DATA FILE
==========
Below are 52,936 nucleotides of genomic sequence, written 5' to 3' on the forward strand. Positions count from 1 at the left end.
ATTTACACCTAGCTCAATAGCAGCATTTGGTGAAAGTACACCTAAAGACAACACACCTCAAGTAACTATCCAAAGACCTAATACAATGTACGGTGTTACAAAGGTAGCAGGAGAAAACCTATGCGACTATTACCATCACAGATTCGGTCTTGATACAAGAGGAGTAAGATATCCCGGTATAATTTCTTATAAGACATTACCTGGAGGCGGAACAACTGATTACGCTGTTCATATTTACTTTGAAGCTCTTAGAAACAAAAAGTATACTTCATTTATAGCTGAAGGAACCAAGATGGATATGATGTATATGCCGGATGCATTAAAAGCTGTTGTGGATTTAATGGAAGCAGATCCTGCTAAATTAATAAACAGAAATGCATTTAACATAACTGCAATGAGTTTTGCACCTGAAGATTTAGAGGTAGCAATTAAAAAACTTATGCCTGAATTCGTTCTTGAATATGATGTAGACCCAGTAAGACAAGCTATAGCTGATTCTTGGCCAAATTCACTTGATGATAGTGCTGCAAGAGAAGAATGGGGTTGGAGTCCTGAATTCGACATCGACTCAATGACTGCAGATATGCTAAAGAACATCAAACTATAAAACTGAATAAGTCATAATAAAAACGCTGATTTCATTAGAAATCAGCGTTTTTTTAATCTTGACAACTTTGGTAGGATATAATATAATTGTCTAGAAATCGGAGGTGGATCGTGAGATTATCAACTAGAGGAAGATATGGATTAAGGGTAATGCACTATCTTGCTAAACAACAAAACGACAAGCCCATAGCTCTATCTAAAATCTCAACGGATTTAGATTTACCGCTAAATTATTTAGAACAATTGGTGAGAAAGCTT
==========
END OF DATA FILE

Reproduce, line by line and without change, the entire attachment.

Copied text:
Below are 52,936 nucleotides of genomic sequence, written 5' to 3' on the forward strand. Positions count from 1 at the left end.
ATTTACACCTAGCTCAATAGCAGCATTTGGTGAAAGTACACCTAAAGACAACACACCTCAAGTAACTATCCAAAGACCTAATACAATGTACGGTGTTACAAAGGTAGCAGGAGAAAACCTATGCGACTATTACCATCACAGATTCGGTCTTGATACAAGAGGAGTAAGATATCCCGGTATAATTTCTTATAAGACATTACCTGGAGGCGGAACAACTGATTACGCTGTTCATATTTACTTTGAAGCTCTTAGAAACAAAAAGTATACTTCATTTATAGCTGAAGGAACCAAGATGGATATGATGTATATGCCGGATGCATTAAAAGCTGTTGTGGATTTAATGGAAGCAGATCCTGCTAAATTAATAAACAGAAATGCATTTAACATAACTGCAATGAGTTTTGCACCTGAAGATTTAGAGGTAGCAATTAAAAAACTTATGCCTGAATTCGTTCTTGAATATGATGTAGACCCAGTAAGACAAGCTATAGCTGATTCTTGGCCAAATTCACTTGATGATAGTGCTGCAAGAGAAGAATGGGGTTGGAGTCCTGAATTCGACATCGACTCAATGACTGCAGATATGCTAAAGAACATCAAACTATAAAACTGAATAAGTCATAATAAAAACGCTGATTTCATTAGAAATCAGCGTTTTTTTAATCTTGACAACTTTGGTAGGATATAATATAATTGTCTAGAAATCGGAGGTGGATCGTGAGATTATCAACTAGAGGAAGATATGGATTAAGGGTAATGCACTATCTTGCTAAACAACAAAACGACAAGCCCATAGCTCTATCTAAAATCTCAACGGATTTAGATTTACCGCTAAATTATTTAGAACAATTGGTGAGAAAGCTT